Alice and Lucinda

lucindaIn June 2015 Lucinda Williams and her father Miller Williams, an internationally known poet, sat together to make a video.  Grammy Award Winner Lucinda has written a song called Compassion based on her father’s poem of the same name.

It was the last time they were to see each other.

On YouTube he reads his poem, and then Lucinda sings her composition Compassion. You can sense how proud he is of her. He’d often appeared with her, reading his poems between her songs. No big ego from either one of these two talented creators.

In the video, it’s clear that Lucinda had entered her father’s poem and made a different kind of ‘art thing’ from it, a song.

Obviously he didn’t think the song was a lesser art form than the poem, though I can see how some might.

alice the flamingo coloured

I wonder whether Lewis Carroll would have minded that I stepped into Wonderland to have a look round.

In Three Sets of Literary Haibun, I did just that.  Let’s join Alice at table with The Mad Hatter and friends.

“I beg your pardon,” said Alice very
humbly; “ you had got to the fifth bend
in the story, I think.”
“I had not!” cried the Mouse, sharply
and very angrily.
“A knot!” said Alice, always ready to
make herself useful. “Oh do let me help

to undo it!”
insulted
by this nonsense
a dormouse growls

It is a little aside, something Carroll may not have noticed, or wanted to put into his account.

The senryu doesn’t complete the story, it merely connects with what we know to an unexpected sound from the dormouse. A dormouse makes little squeaking sounds but sounds its time sleeping. Here the word ‘growls’ indicates a dormouse having trouble sleeping because of the noise and squabbling at the table, a grumpy mouse. Just now, I googled ‘dormouse sounds’, and herd its squeal. If I’d done this earlier, I might have written ‘a dormouse chatters his teeth’, which seems to be another dormouse sound.

In the next haibun, I focused on the lowly Queen’s Gardeners.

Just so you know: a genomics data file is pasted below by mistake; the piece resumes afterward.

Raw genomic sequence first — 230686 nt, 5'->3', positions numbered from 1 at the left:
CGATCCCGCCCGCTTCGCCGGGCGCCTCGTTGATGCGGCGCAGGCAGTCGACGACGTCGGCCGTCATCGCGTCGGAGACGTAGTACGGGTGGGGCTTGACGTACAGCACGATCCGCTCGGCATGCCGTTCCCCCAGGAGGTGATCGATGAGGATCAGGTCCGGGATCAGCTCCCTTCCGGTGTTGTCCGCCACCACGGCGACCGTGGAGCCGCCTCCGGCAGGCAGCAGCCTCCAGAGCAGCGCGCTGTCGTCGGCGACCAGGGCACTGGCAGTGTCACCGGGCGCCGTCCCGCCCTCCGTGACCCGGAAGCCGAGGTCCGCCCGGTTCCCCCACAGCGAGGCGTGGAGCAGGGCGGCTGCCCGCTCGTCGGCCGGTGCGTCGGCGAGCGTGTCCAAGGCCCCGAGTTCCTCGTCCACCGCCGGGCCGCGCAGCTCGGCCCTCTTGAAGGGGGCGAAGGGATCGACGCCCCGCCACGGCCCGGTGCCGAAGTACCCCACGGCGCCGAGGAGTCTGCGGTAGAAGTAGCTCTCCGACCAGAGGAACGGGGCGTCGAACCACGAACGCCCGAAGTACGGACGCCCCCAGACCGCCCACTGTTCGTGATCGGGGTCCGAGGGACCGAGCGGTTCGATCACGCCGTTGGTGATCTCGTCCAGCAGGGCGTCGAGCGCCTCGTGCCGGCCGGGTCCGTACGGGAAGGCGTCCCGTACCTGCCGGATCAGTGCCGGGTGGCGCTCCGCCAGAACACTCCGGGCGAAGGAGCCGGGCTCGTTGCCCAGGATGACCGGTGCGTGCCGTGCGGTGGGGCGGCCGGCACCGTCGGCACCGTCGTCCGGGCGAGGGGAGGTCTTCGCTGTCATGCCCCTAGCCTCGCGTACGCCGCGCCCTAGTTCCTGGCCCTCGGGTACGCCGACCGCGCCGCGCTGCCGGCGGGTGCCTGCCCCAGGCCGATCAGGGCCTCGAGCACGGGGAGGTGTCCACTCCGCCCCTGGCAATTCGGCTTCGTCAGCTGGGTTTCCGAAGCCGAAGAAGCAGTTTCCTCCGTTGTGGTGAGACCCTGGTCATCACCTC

“Would you tell me please,” said Alice
a little timidly, “why you are painting
those white roses?”
“Why the fact is you see, Miss, this
ought to have been a red rose-tree.”
The Queen! The Queen! …and the
Gardeners instantly threw themselves
flat on their faces.

paint drops drip
from petals
the knaves stressed out

Alice in Wonderland is as contemporary today as it was when written. It’s worth rereading it to note the parallels in our own lives and governing systems. In this set of thirteen haibun, (as in the other two sets on the poems of Gary Geddes and Sue Goyette, I use the author’s words, or a precis of them, in the prose part.

In Alice’s day, people seldom worried about how they felt about the servants and their difficult work and long hours. Twelve hours a day over hot tubs scrubbing and then ironing with heavy irons, or cooking below stairs. They paid insignificant wages so that they could have boiled collars and twelve course dinners. Stressed out.

The Red Queen is a bully. She doesn’t worry about how she made anyone feel, and you could empathize with those gardeners doing their very best, always on the brink of having their heads cut off, and never expecting mercy. Life was absurd, and they had to get used to it.

Sort of like being Aboriginal, or a scientist, a veteran or a creative person under Harper’s Conservative government. After Alice leaves Wonderland, what happens next…

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